Using relaxation techniques to manage your anxiety can not only help your mental health, but can also help reduce your sweating. Taking deep breaths, following along with a guided meditation routine, or using visualization techniques can all help lower your blood pressure and sweat less.

Manage your sweat by staying cool. Avoiding spicy foods, ventilating your living space, and keeping cool drinks on hand may not lessen your anxiety, but they can help manage your body temperature. A cooler environment may help you worry less about sweating as well. Maintaining a healthy weight and wearing breathable clothing can also help reduce the risk of sweating.

Jogging or exercise not only tire out your muscles, making it harder to sweat later, they also release endorphins that help calm down nervousness.

Treating excessive sweating with your doctor

If you’re seeking medical advice from a healthcare professional, there are more ways to treat excessive sweating through medical intervention. Regular sessions of iontophoresis—where you leave your hands, feet, or underarms in water and expose them to weak electric currents—may temporarily block your sweat glands and help you sweat less.

Certain medications, like anticholinergics, are available as oral or topical medicines to help block the brain signals that make your sweat glands activate. Botox injections can also help block the neurotransmitters and reduce sweat production.

Going to therapy to manage your anxiety is an important part of reducing excessive sweating from anxiety. You can make an appointment to talk to any of our range of mental health professionals from the comfort of your own home.


Is sweating a symptom of anxiety?

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Yes. Sweating is an anxiety symptom experienced by many people who suffer from anxiety. It can be accompanied by increased heart rate, faster breathing, and other symptoms of anxiety or a panic attack. It can also be a relatively isolated symptom, though it can become a self-fulfilling prophecy as you worry about sweating and make yourself sweat.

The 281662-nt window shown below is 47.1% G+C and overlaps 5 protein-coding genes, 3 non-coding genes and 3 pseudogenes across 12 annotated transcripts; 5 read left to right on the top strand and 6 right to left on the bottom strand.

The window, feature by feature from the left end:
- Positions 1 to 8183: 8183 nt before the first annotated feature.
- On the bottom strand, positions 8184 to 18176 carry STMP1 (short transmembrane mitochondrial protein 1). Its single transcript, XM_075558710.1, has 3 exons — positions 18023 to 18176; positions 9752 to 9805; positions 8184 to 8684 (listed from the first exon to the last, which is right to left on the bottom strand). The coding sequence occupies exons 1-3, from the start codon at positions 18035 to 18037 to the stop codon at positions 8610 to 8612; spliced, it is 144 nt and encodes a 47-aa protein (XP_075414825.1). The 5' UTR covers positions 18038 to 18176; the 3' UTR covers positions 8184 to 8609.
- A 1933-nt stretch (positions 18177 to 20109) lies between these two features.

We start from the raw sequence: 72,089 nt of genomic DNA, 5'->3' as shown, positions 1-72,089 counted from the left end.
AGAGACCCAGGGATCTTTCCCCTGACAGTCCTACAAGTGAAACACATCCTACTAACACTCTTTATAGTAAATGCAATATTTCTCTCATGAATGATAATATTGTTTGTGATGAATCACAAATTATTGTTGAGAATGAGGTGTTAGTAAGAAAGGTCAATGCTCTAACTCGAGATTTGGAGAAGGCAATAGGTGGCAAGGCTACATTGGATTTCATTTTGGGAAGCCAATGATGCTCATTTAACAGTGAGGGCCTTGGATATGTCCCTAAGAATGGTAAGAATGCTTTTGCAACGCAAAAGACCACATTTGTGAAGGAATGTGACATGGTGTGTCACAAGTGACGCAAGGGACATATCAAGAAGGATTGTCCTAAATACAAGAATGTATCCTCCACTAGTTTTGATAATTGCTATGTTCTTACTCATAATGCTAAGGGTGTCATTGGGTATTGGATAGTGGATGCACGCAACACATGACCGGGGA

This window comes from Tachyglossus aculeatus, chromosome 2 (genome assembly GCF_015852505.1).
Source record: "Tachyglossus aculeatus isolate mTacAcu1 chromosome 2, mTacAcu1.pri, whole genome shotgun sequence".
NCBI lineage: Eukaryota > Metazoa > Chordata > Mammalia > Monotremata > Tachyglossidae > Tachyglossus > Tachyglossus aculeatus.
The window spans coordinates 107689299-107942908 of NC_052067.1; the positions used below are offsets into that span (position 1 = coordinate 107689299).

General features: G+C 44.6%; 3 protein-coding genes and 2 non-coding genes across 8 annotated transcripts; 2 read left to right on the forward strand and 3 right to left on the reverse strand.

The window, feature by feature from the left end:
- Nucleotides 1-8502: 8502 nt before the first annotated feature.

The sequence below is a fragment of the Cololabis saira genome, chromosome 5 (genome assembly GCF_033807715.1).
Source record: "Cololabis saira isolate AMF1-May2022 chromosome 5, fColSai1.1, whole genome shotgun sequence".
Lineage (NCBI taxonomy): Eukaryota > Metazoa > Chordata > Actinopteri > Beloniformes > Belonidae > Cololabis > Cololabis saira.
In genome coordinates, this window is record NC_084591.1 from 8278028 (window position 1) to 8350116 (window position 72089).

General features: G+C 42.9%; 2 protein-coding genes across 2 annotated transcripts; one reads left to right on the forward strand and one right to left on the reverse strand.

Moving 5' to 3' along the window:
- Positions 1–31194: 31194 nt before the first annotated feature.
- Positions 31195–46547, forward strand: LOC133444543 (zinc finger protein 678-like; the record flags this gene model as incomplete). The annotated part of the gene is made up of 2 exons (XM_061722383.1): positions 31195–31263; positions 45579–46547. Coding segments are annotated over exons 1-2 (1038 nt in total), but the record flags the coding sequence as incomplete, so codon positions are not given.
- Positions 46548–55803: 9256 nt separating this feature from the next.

Is anxious sweating normal?

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Yes, it’s not only normal to sweat when anxious, it’s also normal to sweat in general. Though excessive sweating may come with social anxiety, many people sweat before a big test, important presentation, or playing in a pivotal sports game. Stress sweat may seem very personal at the time, but it’s commonly experienced.

Can anxiety cause sweating at night?

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Yes. You don’t have to be awake to experience night sweats, though those who lay awake with anxiety may find themselves sweating like they might during the daytime. You may also wake to anxiety and hot or cold sweats in the night.

When are anxiety sweats a problem?

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If your anxiety sweats are severely impacting your quality of life, it may be time to speak to a doctor about your sweating. There are plenty of remedies, from daily bathing to medicated creams and lotions, that may help you sweat less and be more confident.

Does anxiety cause hot flashes?

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Anxiety can result in both cold and hot flashes. The increase in body temperature during a hot flash can induce an episode of anxiety sweats.

What are the symptoms of anxiety?

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There are many other symptoms of anxiety besides sweating. The following symptoms are common to those who suffer from anxiety:

  • A feeling of nervousness, restlessness, or a tense feeling
  • Feeling impending danger, panic, or doom
  • Increased heart rate and breathing
  • Trembling
  • A weak or tired feeling
  • Brain fog or trouble concentrating beyond your worry
  • Trouble sleeping
  • GI and digestive problems
  • Excessive or uncontrolled worry
  • The desire to avoid anxiety triggers

If you have any of these symptoms and or any questions please contact one of our medical professionals.